Barrel Cleaning And The Muzzle

Discussion in 'Mini-14 Forum' started by rifleman55, Jan 25, 2011.

  1. rifleman55

    rifleman55 New Member

    As most of you know, the muzzle crown has a big effect of accuracy.
    With the Mini, you must clean the barrel from the muzzel end.
    Take a good look at the muzzle on you mini. Any damage will hurt accuracy. Not to mention that factory crowns are not always the best.
    If you are looking for the best accuracy, I suggest you have a good gunsmith re cut the muzzle.
    Depending on how much damage has been done to the muzzle from cleaning rods, nicking it etc, you can and will see better groups.
    There is only one correct way to clean a barrel on any weapon that does not have cleaning rod access from the breach end. It is to put the rod through the muzzle, attach the brush or jag to the end of the rod at the breach end and then pull the brush from the breach end to the muzzle end.
    Do not push the brush in from the muzzle end or scrub the barrel or you will damage it.
    Just one improper cleaning can hurt the accuracy of a barrel. When you push a brush into the barrel from the muzzle end, you are pushing metal and dirt into the metal voids in the barrel.
    Just picture the bullet as it goes down the barrel. It pushes any small metal rough spots towards the muzzle. When you push the brush from the muzzle, you are putting the jacket metal and dirt under the metal that is pointed towards the muzzle by the action of the bullet. It may seem like a minor thing, but it really does make a difference.
    To protect the rifling and muzzle, I took the plastic end from a Dillon priming tube and lightly filed around it until it fit into the muzzle. I put the plastic piece into the muzzle and then put a coated cleaning rod through the barrel to the breach end where I attach the brush or jag.
    I then hold the plastic piece into the muzzle as the rod goes in, and when it is pulled out and let the brush pull the plastic piece out when the brush exits the barrel.
    The plastic piece keeps the rod from rubbing on the rifling and protects against nicking the crown.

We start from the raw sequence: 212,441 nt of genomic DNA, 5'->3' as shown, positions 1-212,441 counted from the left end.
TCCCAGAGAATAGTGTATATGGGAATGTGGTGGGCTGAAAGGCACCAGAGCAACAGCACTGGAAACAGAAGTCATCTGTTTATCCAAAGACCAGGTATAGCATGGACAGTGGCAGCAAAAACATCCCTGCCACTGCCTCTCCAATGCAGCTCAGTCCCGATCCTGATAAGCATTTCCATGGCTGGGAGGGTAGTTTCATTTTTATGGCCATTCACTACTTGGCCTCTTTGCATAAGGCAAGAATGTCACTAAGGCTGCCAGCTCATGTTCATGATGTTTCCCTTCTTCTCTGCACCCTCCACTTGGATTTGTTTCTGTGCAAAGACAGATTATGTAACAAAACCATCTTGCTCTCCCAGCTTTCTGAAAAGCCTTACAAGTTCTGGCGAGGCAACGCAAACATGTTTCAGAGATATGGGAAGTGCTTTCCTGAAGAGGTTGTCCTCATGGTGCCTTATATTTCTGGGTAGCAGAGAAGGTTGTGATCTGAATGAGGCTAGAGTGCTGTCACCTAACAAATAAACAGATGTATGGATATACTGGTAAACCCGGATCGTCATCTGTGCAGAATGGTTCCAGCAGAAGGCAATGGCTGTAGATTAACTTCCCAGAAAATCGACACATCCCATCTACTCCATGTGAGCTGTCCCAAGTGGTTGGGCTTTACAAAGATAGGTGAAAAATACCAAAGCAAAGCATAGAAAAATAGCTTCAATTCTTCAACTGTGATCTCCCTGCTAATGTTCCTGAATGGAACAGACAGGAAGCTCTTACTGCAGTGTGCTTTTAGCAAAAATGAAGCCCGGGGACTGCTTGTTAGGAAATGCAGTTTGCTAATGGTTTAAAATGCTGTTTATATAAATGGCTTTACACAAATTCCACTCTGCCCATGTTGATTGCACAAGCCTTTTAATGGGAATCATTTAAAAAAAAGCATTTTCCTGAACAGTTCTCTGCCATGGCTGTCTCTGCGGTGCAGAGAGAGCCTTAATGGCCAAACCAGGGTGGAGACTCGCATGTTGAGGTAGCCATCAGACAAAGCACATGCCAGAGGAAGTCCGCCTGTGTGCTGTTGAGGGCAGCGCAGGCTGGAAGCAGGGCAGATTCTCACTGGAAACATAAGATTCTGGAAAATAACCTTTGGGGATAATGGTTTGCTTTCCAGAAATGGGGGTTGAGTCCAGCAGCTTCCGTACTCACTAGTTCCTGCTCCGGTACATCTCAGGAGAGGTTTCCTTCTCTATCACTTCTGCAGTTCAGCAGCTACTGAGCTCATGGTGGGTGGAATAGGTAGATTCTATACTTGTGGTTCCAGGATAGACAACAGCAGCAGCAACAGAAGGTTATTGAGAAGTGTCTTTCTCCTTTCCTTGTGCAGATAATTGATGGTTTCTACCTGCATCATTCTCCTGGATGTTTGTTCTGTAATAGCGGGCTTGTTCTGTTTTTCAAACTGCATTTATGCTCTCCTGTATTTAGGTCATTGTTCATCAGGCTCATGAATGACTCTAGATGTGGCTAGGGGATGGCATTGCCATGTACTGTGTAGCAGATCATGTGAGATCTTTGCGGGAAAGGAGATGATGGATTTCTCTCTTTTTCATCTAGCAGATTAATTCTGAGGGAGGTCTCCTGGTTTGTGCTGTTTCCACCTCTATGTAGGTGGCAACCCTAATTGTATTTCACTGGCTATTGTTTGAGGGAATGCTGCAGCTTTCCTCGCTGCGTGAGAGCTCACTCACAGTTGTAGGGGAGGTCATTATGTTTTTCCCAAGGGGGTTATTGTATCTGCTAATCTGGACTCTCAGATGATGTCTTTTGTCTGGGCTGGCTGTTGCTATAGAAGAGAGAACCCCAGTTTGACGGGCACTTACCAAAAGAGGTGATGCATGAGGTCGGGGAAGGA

The brush or jag is then taken off the rod, the rod pushed back through the barrel to the breach end and the brush or jag are re attached at the breach end and the process starts over again.
    This protects the muzzle from damage. Also wipe the rod every time it come out of the barrel before putting in back in.
    Yes, it takes more time to do it correctly, but it is worth it.
    There are commercial muzzle protectors available, but mine cost me nothing as I had a bunch of priming tube ends.

    Another subject is bore cleaners. The one's with a lot of amonia will etch a barrel if left in too long. Best to use a cleaner without Amonia if possible, but sometimes it's the only thing that will get copper fouling out.
    Hoppes # 9 has less amonia than a lot of others.
    Amonia is deadly to stainless steel barrels, really etches them, so be extra careful with a S/S barrel.
    I sometimes think it's best to really clean well with a bore cleaner without amonia, the use some JB Bore shine to get the copper fouling out, just go easy with the bore shine, it has a very, very fine abrasive in it, about the finest of any bore cleaner, good stuff.

    The other method I really like and have been using lately is the Otis or Remington system with the plastic covered flexable pull wire.
    It's really easy to attach the jag or brush in the breach area and the cable can be guided out of the muzzle, not letting it hit the muzzle using your fingers to guide it. It's a great bore cleaning system and easily goes to the range with you, no cleaning rods needed.

    John K